- Mimar Sinan, the Ottoman analogue to Michelangelo or Leonardo da Vinci, got along fabulously with his patrons. (Suleiman the Magnificent called Sinan the only person who had “never disappointed” him.) Those patrons had much of the wealth of the Ottoman Empire to play with. Consequently, he had huge budgets and staff, and built many beautiful things.
- When the Turks conquered Constantinople, they found Hagia Sophia there, and developed much of their own style in mosques based on it. I think that style works beautifully on the outside of buildings just as on the inside, more than is the case for – for example – most Western cathedrals.
- Many of Istanbul’s great buildings can still be seen from the outside, at a distance, more than is the case in any other city I can think of. (The hills are a big help with that.)
The standard list of “must-see” sights in Istanbul would probably start with:
- Hagia Sophia.
- The Blue Mosque.
- Topkapi Palace.
They’re all great, but I’d put ahead of them:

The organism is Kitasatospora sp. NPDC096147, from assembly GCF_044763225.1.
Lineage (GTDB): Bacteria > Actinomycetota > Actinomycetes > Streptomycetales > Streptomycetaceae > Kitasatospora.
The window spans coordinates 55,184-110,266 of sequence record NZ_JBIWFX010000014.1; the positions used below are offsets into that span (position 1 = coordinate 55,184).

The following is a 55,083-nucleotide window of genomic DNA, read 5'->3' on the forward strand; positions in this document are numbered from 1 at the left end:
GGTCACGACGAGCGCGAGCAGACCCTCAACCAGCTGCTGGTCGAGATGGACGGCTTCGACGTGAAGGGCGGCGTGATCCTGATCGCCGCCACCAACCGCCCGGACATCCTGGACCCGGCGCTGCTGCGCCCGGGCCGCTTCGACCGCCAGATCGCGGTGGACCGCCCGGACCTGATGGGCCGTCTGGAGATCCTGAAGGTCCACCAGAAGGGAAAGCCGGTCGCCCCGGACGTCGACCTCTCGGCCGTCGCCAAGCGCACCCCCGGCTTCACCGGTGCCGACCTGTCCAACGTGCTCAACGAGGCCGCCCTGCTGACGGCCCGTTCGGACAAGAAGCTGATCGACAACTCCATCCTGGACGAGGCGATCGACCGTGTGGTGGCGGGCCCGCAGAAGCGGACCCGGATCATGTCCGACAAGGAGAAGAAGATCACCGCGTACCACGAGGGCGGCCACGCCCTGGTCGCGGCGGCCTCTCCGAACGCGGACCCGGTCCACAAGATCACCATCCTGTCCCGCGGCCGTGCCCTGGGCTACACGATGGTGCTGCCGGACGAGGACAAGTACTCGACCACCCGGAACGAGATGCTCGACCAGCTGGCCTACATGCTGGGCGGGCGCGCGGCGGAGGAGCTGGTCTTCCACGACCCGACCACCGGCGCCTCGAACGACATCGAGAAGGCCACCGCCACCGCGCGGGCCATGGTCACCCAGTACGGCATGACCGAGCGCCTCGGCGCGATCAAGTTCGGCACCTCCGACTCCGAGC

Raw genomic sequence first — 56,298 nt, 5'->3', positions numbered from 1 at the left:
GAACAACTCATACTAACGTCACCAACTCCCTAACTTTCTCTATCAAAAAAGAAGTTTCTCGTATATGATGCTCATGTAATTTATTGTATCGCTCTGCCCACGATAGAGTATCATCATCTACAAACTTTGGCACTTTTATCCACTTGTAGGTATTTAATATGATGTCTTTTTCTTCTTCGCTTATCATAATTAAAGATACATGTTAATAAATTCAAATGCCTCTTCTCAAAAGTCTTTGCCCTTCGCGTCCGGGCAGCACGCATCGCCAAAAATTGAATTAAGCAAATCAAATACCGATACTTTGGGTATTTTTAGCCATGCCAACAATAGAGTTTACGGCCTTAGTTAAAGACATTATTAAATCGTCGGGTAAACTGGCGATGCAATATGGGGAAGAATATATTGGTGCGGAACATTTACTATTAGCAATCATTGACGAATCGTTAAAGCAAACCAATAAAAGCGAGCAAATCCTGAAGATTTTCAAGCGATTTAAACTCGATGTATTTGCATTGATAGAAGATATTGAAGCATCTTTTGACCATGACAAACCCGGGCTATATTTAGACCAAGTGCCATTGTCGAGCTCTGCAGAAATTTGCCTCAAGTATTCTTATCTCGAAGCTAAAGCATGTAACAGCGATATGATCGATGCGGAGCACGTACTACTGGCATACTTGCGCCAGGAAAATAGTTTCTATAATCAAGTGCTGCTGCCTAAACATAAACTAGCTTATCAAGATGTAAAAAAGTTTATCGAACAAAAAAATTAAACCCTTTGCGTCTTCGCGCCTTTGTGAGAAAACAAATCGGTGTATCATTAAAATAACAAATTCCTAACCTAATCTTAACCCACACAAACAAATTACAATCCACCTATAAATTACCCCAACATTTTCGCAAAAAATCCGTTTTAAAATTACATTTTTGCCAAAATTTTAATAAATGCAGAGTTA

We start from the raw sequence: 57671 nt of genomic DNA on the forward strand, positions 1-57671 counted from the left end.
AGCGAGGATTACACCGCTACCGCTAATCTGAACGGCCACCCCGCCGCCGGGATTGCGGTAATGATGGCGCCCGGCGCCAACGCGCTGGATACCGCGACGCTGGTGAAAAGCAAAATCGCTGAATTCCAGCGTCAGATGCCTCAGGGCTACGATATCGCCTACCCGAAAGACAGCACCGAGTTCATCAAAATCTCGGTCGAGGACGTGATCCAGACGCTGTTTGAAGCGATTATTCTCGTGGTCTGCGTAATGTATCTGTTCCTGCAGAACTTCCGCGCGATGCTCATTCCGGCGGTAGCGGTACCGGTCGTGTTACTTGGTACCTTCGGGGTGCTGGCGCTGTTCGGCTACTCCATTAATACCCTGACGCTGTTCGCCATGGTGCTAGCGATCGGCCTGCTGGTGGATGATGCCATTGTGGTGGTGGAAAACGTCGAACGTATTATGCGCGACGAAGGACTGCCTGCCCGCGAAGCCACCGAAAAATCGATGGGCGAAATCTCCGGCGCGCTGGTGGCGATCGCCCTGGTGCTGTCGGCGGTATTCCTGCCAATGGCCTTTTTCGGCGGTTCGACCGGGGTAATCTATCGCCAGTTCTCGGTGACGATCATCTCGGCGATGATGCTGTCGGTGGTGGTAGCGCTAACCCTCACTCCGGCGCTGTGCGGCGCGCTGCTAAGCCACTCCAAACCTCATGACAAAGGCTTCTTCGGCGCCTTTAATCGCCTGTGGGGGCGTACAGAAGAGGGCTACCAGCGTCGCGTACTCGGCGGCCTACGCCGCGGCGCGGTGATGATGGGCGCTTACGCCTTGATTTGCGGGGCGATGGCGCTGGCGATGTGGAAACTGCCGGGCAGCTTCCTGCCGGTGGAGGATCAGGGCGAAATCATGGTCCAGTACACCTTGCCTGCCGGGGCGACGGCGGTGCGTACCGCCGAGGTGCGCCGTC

- The Süleymaniye Mosque (by Sinan). To see why, just do a Google image search on its name.
- The Rüstem Pasha Mosque (also by Sinan). The big reason is the tiles, which – unlike in bigger mosques – are right in your face. Tiles are the greatest decoration in mosques, just as stained glass windows are in churches. I don’t find Rüstem Pasha quite as beautiful as Sainte-Chapelle in Paris – but the analogy isn’t far-fetched.
There also are several very nice tiled pavilions in Topkapi, but I’d put the Rüstem Pasha Mosque well ahead of any one of them.
Also on my mustn’t-miss list are:
- The final room in the Turkish and Islamic Arts Museum, aka the Ibrahim Pasa Palace. It’s a crafts museum, of course, since they didn’t have much figurative art in the Ottoman Empire. The final room has what must be the greatest collection of rugs in the world, many of them around 30 feet long. Don’t miss it, even if you only have 20 minutes to spend. It’s extremely close to the Blue Mosque, and hence to Hagia Sophia as well.
- The aforementioned boat ride(s).
- Topkapi Palace and the Blue Mosque.